The tree will be one of 1,280 trees being planted in the tennis court-sized space.
A lot of things have become rare lately- going to the pub, getting a haircut, finding a pack of toilet roll on the supermarket shelf, having a social life- but something which is becoming increasingly rare is the black poplar tree. Native to the UK, this tree is now in decline as only around 7,000 of this tree species are growing in the wild and only 600 of these are female trees, according to the Woodland Trust.
However, this rare hardwood tree is one of 1,280 trees being planted in the ‘tiny forest’, an area the size of a small tennis court, in Southmead, Bristol. What was once ridden in rubbish, including motorbikes and furniture, has now been cleared by local volunteers to create the city’s first ‘tiny forest’, as part of the Trym Valley Open Space Regeneration.
The aim of this project is not only to plant this rare poplar tree, located on the River Trym’s bank, but also bring back trout to the waterway. Black poplars typically like to grow in wet, boggy areas, such as near ditches and flood plains, and are really valuable when it comes to boosting wildlife habitats.
Tiny forests are based on woodland management methods which were developed in the 1970s by the Japanese botanist, Akira Miyawaki, where many different species are planted closely together in urban areas. The first UK tiny forest was planted in Witney, Oxfordshire in March last year.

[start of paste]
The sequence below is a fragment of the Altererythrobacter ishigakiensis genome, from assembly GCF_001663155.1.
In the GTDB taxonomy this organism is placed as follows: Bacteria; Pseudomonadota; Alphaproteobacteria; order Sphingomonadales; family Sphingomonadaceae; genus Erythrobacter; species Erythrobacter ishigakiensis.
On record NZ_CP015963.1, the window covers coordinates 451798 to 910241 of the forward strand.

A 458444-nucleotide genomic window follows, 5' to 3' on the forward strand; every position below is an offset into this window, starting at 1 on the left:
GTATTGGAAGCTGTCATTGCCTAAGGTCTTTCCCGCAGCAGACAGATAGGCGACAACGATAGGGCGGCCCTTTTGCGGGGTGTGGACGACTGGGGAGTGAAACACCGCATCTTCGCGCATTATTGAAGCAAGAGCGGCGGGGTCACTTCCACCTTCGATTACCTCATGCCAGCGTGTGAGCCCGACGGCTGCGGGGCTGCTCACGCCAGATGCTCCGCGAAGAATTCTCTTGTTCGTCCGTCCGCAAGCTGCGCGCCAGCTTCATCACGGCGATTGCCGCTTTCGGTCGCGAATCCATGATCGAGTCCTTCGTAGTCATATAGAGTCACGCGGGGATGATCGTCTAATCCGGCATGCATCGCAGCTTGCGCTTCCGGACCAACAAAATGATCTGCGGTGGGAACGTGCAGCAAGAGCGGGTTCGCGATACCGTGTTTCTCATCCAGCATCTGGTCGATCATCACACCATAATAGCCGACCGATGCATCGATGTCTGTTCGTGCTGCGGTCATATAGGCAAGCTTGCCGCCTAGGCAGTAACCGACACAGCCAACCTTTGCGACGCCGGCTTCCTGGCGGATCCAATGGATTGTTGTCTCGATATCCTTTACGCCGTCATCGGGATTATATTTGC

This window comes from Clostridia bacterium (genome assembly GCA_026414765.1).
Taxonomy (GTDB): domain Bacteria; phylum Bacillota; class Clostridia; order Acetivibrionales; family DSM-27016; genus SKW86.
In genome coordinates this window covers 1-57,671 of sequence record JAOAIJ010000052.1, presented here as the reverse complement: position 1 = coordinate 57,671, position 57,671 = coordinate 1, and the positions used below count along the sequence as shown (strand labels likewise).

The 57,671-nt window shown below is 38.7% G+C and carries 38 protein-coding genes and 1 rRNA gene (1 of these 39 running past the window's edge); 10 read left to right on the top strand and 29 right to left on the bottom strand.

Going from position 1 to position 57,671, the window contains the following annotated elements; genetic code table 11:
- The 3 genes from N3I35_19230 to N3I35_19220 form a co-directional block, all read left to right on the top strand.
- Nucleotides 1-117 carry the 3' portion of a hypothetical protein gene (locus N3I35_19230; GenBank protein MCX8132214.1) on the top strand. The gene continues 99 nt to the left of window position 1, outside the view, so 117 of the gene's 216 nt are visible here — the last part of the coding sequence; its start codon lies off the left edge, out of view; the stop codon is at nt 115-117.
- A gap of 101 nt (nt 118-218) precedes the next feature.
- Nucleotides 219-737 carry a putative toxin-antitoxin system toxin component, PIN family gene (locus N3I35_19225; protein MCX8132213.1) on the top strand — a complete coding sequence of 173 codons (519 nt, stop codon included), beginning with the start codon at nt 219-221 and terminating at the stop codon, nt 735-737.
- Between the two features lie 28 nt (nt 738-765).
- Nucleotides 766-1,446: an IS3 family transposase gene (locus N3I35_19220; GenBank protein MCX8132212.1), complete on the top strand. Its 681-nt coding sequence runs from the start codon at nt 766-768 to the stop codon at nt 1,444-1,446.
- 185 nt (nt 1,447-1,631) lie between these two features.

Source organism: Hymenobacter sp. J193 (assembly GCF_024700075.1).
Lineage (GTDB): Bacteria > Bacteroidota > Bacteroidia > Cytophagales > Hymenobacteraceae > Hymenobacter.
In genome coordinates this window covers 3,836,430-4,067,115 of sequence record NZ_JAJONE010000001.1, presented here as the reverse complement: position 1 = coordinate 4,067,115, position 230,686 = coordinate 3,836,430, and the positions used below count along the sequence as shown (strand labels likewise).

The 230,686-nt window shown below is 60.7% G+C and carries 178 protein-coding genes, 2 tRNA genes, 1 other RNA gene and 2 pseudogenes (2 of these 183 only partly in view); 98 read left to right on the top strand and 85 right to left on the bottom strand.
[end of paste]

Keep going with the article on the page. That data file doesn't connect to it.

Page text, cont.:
Earthwatch Europe, an environmental charity who help to set up ‘tiny forests’, said this type of planting method “encourages accelerated forest development”, offers a rich biodiversity which is “capable of attracting over 500 animal and plant species within the first three years”. The tiny forests are said to bring plenty of benefits both for the community, our wellbeing as well help mitigate the impacts of climate change.
According to Bristol City Council, the area, just planted off Doncaster Road, will be one of a string of such projects across the UK featuring trees ranging from mighty oaks to birch, elder, blackthorn and guelder rose. Over the next three years, the ambition is to plant more than 100 tiny forests, with spots already earmarked in Birmingham, Wolverhampton, Leicester and Glasgow.
In order to start work on the tiny forest in Bristol, Sustainable Southmead has been carrying out a number of litter picks across the tennis court-sized space. The action group have so far created a community orchard with pears, apples, cherries and plum trees planted up on the plateau, and will also continue to clear the area for planting this month.